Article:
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Re: Accessible WordPress?

for

From: Emma Duke-Williams
Date: Mar 21, 2007 2:10AM


On 3/21/07, Jared Smith < <EMAIL REMOVED> > wrote:
> On 3/20/07, Mike Osborne - AccEase wrote:
> > I'm looking to set up a blog using Word Press.
> > Any accessibility gotchas or key things I should look out for with this blog software?
>
> Wordpress is quite accessible out of the box. We've been quite happy
> with it for our blog - http://webaim.org/blog/ If you're at least a
> bit comfortable with PHP, it's relatively easy to incorporate into
> your own site without the need for themes. This gives you the most
> control over the accessibility of it. In short, Wordpress itself is
> very accessible - it's the implementations of Wordpress in various
> themes and plugins that introduce accessibility issues.
>
> The admin interface does have a few issues. It can be fairly complex
> and the authoring toolbar isn't fully accessible. It also does not
> enforce accessibility (e.g., you can add images without alt text, use
> big text instead of headers, etc.).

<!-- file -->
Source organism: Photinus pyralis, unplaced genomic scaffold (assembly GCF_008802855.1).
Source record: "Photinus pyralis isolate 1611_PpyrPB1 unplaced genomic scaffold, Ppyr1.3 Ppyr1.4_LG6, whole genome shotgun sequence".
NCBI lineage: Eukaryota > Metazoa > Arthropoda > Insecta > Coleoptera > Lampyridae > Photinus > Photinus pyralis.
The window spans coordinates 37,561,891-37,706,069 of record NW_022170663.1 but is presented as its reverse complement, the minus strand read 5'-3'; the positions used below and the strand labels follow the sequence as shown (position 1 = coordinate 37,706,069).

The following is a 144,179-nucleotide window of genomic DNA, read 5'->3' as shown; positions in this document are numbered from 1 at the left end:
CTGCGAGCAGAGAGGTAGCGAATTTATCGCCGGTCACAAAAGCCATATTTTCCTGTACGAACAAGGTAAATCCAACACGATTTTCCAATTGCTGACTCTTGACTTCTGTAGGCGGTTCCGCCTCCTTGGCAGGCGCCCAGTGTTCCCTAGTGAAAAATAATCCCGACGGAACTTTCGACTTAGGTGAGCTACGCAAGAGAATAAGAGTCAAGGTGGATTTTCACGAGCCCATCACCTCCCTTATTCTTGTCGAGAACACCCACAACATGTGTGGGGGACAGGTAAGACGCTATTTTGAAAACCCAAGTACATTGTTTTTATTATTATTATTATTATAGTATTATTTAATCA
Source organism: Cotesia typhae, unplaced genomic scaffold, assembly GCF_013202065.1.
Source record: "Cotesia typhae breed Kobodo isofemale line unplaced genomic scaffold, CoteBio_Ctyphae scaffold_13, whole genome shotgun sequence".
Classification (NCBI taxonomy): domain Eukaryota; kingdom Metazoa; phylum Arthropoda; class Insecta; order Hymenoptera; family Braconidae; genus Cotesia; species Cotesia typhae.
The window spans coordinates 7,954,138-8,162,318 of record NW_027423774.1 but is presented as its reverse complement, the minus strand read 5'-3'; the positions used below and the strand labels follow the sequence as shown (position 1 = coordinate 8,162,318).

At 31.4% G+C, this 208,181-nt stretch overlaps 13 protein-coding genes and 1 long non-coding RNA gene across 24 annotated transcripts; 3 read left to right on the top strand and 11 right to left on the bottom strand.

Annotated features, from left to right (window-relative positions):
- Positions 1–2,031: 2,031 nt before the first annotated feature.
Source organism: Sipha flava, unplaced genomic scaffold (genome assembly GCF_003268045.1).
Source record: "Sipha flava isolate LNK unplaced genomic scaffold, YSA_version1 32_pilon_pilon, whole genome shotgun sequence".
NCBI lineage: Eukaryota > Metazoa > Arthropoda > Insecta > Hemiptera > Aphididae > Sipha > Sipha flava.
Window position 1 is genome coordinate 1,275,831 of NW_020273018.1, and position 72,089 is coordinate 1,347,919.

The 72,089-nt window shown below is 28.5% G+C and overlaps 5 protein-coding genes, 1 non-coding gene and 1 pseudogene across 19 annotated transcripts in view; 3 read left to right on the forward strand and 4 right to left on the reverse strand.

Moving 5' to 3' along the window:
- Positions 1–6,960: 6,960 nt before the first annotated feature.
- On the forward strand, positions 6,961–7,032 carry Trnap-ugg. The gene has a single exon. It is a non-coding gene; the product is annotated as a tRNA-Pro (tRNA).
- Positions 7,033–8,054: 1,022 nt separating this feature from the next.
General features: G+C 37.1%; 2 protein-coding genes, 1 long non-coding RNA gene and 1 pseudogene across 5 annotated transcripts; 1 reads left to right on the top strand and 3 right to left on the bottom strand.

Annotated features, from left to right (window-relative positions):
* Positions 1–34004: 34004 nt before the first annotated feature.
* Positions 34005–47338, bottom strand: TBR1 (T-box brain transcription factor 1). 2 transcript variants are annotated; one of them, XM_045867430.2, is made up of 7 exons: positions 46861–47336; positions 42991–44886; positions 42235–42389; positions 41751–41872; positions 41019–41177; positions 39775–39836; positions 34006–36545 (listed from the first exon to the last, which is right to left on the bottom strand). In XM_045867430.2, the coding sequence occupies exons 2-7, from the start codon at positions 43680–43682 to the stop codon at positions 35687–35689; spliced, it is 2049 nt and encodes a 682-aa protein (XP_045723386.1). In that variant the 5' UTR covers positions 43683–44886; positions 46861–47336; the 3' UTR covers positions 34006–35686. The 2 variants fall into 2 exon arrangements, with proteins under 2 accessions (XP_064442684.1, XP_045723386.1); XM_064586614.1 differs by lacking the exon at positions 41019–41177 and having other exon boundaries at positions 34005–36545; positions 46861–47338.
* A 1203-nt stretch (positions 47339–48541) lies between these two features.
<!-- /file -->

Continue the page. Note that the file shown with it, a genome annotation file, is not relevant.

The only problem that I've had getting a WordPress blog (using 2.0.9,
as our server doesn't have the latest version of php on it yet),
validated was the search box, as it kept telling me it didn't have a
label.
My main concern, though, is me! I'm sure that when I write, it's not
at all clear for someone who doesn't have good English and/ or is
dyslexic. Having just now started putting images in, I think that
maybe I ought to add a few more of them - again, it's much clearer for
those that don't like reading.

Jared - I've just had a look at your blog: I found the way that IE 6
(can't update to 7 on this PC) and Firefox differently handle the long
lines interesting.
IE 6 ensures that the whole line is showing, so you have got the
template not lining up correctly at the top, whereas Firefox lines the
template up correctly, but adds a scroll bar under the sections that
have the longer lines.

Emma
--
Blog: http://www.tech.port.ac.uk/staffweb/duke-wie/blog/